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Inglorious Blaster

Dave Alvin keeps an American music legacy alive



It always helps to have good singers and players around you when you're me," says Dave Alvin, with typically unjustified self-deprecation. But while Alvin works with a variety of musicians on Eleven Eleven, his mysteriously titled 11th solo album, the most notable collaboration was the result of an entirely unexpected reunion.

"I called him and said, 'I wrote a song for us, Phil,'" says Alvin of the brother he'd been famously feuding with for years.

Alvin is clearly pleased with the result. "Phil and I have been getting along very, very well."

While growing up in the working-class Los Angeles suburb of Downey, Calif., the Alvin brothers snuck off to blues and country nightclubs, catching artists like Willie Dixon and T-Bone Walker, befriending Big Joe Turner, and educating themselves in the traditions that their band, the Blasters, would pay homage to on their 1980 debut album, American Music.

With Phil singing and Dave handling guitar and songwriting, the Blasters came roaring out of the L.A. punk scene with authentic rock 'n roll. But by 1986, the brothers' relationship — musical and otherwise — had deteriorated. Dave left the Blasters, briefly joining X as lead guitarist before striking out as a solo artist.

Now, 25 years later, the Alvins are singing together for the first time on the funny, self-referential blues song "What's Up With Your Brother?"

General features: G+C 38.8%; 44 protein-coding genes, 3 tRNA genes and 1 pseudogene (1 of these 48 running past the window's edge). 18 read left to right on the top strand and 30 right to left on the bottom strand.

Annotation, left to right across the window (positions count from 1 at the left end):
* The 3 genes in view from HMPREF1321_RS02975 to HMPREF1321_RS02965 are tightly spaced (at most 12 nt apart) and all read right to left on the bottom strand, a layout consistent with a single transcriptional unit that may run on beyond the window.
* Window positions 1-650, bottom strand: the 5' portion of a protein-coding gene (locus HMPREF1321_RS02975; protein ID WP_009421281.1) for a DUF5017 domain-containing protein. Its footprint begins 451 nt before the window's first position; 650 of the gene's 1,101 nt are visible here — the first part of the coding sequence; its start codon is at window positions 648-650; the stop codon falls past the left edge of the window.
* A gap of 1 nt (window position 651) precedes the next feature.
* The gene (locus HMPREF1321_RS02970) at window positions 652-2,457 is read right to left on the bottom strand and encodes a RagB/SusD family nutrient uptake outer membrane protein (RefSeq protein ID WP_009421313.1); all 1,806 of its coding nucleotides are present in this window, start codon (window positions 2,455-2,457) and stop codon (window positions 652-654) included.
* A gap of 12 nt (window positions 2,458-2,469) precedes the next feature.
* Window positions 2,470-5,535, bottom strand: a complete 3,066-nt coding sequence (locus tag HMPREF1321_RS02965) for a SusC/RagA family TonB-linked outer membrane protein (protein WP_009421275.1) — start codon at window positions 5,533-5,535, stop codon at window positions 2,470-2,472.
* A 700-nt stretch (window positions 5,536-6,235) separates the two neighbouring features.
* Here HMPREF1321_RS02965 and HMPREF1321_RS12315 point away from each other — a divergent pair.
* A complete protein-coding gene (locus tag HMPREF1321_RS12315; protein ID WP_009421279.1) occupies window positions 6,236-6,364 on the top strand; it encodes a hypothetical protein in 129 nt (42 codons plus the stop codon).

"It's been a long time coming," says Alvin of the reunion song, which culminates in a playful argument between the brothers. "There's no reason why we can't do an occasional thing for fun. The vaudeville routine at the end was totally impromptu."

Eleven Eleven showcases Alvin's talent for evocatively written songs that tell stories — about the demise of a '50s R&B star ("Johnny Ace Is Dead"), labor strife ("Gary, Indiana 1959"), and a half-blind ex-Golden Gloves boxer turned singer ("Run Conejo Run"). Other standout tracks include the sadly beautiful "Black Rose of Texas" and the sultry, lustful crawl of "Dirty Nightgown."

"The songs that reached me when I was kid — 'El Paso' by Marty Robbins, 'Memphis' by Chuck Berry, anything by Leiber and Stoller — they were all story songs," says Alvin. "Story songs are a good way of getting your point across without getting all heavy."

This album is also Alvin's hardest rocking record in nearly a decade, a move back to an electric-based sound after working in acoustic-rooted music, a period that can be marked by his Grammy-winning 2000 album of folk songs Public Domain.

Greeted with strong reviews, the June release snuck into the bottom of the Billboard Top 200 albums chart, only the second time Alvin has had an album chart in his solo career. Now the 55-year-old Alvin is back in the middle of a 30-date tour, much like the old days.

"It's not easy," says Alvin. "It's not like I have a masseuse that travels, a dietician, a huge crew and a tour bus. All that being said, I really do live for that 90 minutes, two hours. That's my fountain of youth. That's my religious services. My everything. It gets hard. But on the other hand, I have a lot of friends that were never professional musicians, or quit, and remind me of that. So I'm lucky."

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